Why isn’t God more obvious? This question is often asked in many ways and in many contexts. When prayers go unanswered, why is God silent? When suffering or tragedy strikes, why would God allow this to happen? When struggling over the immense task of evangelism and the countless millions who do not know about God revealed in Jesus Christ, why wouldn’t God want more people to know God’s good news? When all the “evidence” seems to counter the Biblical narrative, why doesn’t God just give us a sign? When God was revealed through many wondrous signs and miracles throughout the Bible, why doesn’t God act that way today? All of these examples get at the same issue – the seeming “hiddenness” of God.
Atheist Bertrand Russell was once asked what he would say if after death he met God, to which Russell replied: “God, you gave us insufficient evidence.”  While many who have found God quite evident would balk at Russell’s impudence, a similar struggle ensued between the psalmist and his hidden God. “Why do you stand afar off, O Lord? Why do you hide yourself in times of trouble?” (Psalms 10:1) Indeed, the psalmist accuses God of being “asleep” in these plaintive cries: “Arouse, yourself, why do you sleep, O Lord? Awake, and do not reject us forever. Why do you hide your face, and forget our affliction and our oppression?” (Psalm 44:23-24)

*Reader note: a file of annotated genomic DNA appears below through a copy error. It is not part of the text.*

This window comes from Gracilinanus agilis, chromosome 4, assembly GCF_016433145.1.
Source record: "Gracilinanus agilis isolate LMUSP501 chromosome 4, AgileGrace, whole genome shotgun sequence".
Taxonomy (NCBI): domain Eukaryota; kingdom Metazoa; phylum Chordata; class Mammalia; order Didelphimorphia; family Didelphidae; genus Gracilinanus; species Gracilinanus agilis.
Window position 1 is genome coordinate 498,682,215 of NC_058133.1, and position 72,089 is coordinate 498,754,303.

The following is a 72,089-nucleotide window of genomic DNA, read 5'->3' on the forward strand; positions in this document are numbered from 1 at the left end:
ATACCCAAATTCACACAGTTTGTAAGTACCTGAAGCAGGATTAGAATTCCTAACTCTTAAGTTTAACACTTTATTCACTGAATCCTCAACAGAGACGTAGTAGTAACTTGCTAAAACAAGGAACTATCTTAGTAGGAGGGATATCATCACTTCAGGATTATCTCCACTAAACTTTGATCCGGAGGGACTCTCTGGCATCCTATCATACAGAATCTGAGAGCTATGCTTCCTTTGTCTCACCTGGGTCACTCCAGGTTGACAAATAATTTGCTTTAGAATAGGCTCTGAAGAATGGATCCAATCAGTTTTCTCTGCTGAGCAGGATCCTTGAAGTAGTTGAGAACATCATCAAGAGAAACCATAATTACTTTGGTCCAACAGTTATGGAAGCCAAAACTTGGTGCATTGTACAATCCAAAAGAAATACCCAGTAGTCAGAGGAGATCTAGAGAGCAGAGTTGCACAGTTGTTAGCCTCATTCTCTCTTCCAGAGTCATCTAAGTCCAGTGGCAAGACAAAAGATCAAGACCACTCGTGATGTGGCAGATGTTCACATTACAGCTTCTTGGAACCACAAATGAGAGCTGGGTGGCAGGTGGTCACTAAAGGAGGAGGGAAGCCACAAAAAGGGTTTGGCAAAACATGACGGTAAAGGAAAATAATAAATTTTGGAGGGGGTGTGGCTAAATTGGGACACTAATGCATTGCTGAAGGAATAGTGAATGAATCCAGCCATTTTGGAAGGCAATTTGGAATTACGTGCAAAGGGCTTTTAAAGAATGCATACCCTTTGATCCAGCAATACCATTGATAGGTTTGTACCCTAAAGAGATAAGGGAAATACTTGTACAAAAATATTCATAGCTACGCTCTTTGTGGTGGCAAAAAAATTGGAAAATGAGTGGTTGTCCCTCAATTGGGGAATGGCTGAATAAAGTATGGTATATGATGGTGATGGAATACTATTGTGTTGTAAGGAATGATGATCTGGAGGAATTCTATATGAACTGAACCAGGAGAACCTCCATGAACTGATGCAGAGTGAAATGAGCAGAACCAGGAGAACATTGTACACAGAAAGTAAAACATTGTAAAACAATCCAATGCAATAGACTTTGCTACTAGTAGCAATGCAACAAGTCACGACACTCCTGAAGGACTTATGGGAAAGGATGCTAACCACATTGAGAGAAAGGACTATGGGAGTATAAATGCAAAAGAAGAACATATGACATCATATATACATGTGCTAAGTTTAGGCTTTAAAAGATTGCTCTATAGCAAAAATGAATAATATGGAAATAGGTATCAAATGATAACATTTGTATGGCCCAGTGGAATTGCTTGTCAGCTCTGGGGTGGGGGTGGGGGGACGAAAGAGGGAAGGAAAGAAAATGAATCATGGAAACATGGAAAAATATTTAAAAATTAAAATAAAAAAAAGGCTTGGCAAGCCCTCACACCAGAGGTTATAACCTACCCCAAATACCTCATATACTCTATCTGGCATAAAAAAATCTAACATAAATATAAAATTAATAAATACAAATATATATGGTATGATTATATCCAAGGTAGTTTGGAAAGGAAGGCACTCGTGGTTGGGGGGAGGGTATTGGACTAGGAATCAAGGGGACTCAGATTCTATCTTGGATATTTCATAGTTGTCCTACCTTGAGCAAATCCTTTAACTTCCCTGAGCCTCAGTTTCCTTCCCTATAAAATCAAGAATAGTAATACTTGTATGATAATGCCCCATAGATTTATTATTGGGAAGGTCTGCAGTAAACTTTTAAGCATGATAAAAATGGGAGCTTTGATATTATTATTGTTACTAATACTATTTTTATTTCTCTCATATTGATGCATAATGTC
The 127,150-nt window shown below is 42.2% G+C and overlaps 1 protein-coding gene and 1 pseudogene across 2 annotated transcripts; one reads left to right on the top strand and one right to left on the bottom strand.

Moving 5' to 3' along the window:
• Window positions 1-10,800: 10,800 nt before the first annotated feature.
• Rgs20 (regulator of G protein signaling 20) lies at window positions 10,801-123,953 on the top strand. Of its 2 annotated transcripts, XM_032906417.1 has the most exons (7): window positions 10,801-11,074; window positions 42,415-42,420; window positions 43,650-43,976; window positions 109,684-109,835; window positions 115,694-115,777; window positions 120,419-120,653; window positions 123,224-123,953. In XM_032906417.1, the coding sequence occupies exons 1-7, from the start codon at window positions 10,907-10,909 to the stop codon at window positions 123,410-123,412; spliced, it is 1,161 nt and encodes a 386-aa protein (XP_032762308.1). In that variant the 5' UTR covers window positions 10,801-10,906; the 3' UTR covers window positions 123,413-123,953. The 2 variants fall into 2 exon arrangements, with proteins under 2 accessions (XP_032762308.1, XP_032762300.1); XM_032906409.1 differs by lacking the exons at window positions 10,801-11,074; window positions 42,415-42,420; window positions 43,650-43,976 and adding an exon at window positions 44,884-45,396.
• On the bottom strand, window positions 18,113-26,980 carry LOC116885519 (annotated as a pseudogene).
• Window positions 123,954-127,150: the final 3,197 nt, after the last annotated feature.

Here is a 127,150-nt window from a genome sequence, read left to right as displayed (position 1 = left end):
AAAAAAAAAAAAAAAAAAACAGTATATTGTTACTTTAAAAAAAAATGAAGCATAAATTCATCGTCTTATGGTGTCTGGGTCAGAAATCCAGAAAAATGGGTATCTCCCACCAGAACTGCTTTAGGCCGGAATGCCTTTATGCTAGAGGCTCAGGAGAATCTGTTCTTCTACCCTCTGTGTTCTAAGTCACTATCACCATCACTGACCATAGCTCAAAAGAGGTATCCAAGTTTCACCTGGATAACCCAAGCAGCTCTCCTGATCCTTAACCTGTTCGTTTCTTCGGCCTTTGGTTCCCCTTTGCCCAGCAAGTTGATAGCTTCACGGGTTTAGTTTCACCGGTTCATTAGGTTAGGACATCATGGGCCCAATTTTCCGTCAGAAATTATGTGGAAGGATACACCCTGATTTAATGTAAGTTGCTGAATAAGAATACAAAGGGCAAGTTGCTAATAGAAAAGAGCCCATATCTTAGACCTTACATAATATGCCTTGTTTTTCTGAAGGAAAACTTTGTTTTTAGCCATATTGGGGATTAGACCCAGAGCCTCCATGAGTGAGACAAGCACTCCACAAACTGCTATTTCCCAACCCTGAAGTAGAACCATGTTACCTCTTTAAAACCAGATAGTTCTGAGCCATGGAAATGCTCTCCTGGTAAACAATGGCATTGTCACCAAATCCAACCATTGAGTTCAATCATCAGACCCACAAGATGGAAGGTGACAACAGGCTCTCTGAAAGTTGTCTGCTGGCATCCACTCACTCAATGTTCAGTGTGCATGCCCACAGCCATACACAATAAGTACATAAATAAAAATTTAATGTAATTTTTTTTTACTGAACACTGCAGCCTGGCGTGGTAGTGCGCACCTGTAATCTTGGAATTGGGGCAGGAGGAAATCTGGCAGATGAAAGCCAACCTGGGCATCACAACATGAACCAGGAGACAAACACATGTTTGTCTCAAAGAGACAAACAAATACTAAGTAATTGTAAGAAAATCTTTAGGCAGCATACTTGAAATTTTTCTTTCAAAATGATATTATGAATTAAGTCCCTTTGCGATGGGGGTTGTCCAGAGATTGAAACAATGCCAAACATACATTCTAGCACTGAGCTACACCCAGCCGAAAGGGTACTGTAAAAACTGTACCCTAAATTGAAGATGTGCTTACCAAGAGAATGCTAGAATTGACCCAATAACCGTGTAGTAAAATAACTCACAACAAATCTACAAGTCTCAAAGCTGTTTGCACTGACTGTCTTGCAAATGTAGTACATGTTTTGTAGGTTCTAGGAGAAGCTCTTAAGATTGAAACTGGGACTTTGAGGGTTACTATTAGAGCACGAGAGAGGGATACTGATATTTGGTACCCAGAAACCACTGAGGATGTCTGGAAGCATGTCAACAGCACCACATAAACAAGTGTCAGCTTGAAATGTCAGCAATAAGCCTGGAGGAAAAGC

Indeed, the belief in a God who can be easily found, and who has acted in time and space makes the hiddenness of God all the more poignant and perplexing. Theologians have offered many explanations for God’s hiddenness; to grow our faith, our sins and disobedience hides us from God, or at least keeps us from seeing God properly, or because God loves us and knows how much and how often we need to “find” God. All of these explanations point us to the truth. Oftentimes, we are just as likely to hide ourselves from God because of our guilt and shame, just as our first parents’ did in the Garden when God sought after them.
But, once our hearts’ are examined and our lives are “blameless” with regards to any willful hiding from God, we cry out, just like Job did and wonder why God stays hidden away in unanswered prayers and difficult circumstances. “Why do you hide your face, and consider me the enemy?” (Job 13:24)
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